ASUU also lamented alleged huge deductions from their salaries when their salaries were being paid using IPPIS, even as the accountant general insists the deductions were statutory taxes paid by all salary earners on the government payroll.
During the early days of the IPPIS argument, Theophilus Lagi, the Zonal Coordinator of ASUU, Abuja Zone, said at a press briefing in Abuja on Thursday, 24th October 2019, that ”there is no clear and convincing evidence that IPPIS can capture remuneration of staff on sabbatical, external examiners, external assessors, and Earned Academic Allowance. The IPPIS does not and cannot cater to the constant movement of staff in the cases of visiting, adjunct, and part-time,”
He added that IPPIS cannot predict and address the promotion of academics especially, associate professors and professors, which are subject to external assessment and will constitute an impediment in the way of the ability of universities to recruit staff for new programmes as well as replace same, while newly employed staff cannot be paid their salaries until they are enrolled into IPPIS database.
He also quoted section 2AA of the universities Miscellaneous Provisions (Amendment) Act 2003 which stated that universities should be allowed to operate in compliance with enabling laws, statutes, rules and regulations in conformity with due process and within the laws of the land. He said IPPIS lacks the flexibility to address the peculiarities of the university system.
UTAS over IPPIS
However, on October 13th, rightly after a three-hour closed-door meeting with Ahmad Lawan, Senate President Biodun Ogunyemi, the national chairman of ASUU said the union has developed and recommended a new payroll system, University Transparency and Accountability Solution (UTAS) to the leadership of the senate against IPPIS.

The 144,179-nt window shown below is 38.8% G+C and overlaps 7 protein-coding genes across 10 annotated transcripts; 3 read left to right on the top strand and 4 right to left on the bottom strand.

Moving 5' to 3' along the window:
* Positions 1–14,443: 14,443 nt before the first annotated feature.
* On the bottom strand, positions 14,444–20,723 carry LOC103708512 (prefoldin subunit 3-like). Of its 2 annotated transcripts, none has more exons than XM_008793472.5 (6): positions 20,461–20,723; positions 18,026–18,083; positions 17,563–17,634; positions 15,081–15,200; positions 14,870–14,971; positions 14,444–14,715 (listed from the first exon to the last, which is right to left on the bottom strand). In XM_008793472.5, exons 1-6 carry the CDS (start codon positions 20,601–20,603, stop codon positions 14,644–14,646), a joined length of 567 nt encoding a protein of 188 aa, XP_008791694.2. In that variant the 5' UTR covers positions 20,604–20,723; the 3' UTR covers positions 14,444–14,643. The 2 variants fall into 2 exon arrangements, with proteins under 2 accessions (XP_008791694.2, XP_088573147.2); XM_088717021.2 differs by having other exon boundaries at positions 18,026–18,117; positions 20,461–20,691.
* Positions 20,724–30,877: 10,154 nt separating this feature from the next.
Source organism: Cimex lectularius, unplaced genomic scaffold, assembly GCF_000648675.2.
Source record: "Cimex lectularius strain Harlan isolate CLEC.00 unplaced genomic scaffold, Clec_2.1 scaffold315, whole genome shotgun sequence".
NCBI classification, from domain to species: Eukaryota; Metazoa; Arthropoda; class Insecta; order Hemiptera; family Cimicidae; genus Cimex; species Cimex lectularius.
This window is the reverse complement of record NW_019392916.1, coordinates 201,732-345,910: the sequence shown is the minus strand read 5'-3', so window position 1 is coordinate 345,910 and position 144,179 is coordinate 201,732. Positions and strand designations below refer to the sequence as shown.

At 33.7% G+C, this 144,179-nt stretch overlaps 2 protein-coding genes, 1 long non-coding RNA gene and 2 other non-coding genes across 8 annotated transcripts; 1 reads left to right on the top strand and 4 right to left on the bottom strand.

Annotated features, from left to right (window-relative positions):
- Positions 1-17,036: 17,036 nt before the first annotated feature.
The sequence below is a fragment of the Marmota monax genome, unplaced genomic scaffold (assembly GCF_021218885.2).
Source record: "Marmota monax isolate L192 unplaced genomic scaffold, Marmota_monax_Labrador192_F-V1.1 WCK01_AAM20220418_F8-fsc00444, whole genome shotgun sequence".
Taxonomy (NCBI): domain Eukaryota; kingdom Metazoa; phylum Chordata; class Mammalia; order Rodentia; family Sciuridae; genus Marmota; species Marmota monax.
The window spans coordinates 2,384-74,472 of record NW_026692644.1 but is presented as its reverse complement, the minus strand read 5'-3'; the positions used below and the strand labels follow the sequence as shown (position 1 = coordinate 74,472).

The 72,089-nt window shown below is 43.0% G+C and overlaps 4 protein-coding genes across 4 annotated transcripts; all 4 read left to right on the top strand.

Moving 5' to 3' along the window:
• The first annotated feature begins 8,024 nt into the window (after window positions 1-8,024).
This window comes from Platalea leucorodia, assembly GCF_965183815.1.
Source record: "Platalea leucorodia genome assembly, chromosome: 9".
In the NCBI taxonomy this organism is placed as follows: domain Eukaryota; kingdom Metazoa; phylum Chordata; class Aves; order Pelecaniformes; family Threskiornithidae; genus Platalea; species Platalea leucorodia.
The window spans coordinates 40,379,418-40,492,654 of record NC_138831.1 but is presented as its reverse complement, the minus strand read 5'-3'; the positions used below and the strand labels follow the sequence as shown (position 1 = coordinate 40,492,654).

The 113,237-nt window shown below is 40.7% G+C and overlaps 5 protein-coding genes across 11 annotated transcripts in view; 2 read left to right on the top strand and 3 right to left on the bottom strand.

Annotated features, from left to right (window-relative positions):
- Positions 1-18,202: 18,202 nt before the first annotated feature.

According to ASUU, the implementation of UTAS as it is a home-grown platform developed by ASUU, is said to be better than the IPPIS.
Ogunyemi said it should be used by the federal government to effect transparency and accountability in the process of payments of lecturers’ emoluments.
“What we have started is to open the issues, we will still meet again to continue from where we stopped.
“We have developed what we call University Transparency and Accountability Solution. We have presented it to the Senate today and the Senate President commended it.
“We have shown that we are inventors, we are creators of software and we are also capable of doing what our colleagues are doing in other parts of the world.”
Is Strike the only ‘language’ understood by the govt?
The ICIR looked as far back as 1999 when Nigeria returned to civil rule under the Fourth Republic, to check the many times ASUU has gone on strike till the moment.
The checks revealed ASUU is currently on its 15th strike action.
1999 – 150 days
2001 – 90 days
2002 – 14 days.
2003 – 180 days (ended in 2004)
2005 -14 days
2006- 3 days
2007 – 90 days
2008 -7 days
2009- 120 days
2010- 157 days
2011—59 days, started in December and ended in 2012
2013- 150 days and fifteen days
2017- 35 days
2018- 3 months and 4 days
2020- 6 months, 15 days and still counting
However, if ASUU is yet to reach common ground with the federal government by the 23rd of October 2020, it will make approximately 47 months, which is 188 weeks, 1,373 days or 10, 984 hours (calculated based on 8hrs-per-day-working-hours).
Between 1999 and 2020 ( 21 years) there is 7,665 days and 61,320 standard working hours
Therefore, between 1999 and 2020, if 10, 984 hours has been lost by each member of ASUU to strike, that means each member has spent an average of approximately 6 hours of their 8-working-hours on strike per day protesting against (mainly) underfunding of Nigerian university education.
All efforts to get a comment from Professor Ogunyemi, the national Chairman of ASUU proved abortive as he did not respond to calls and messages.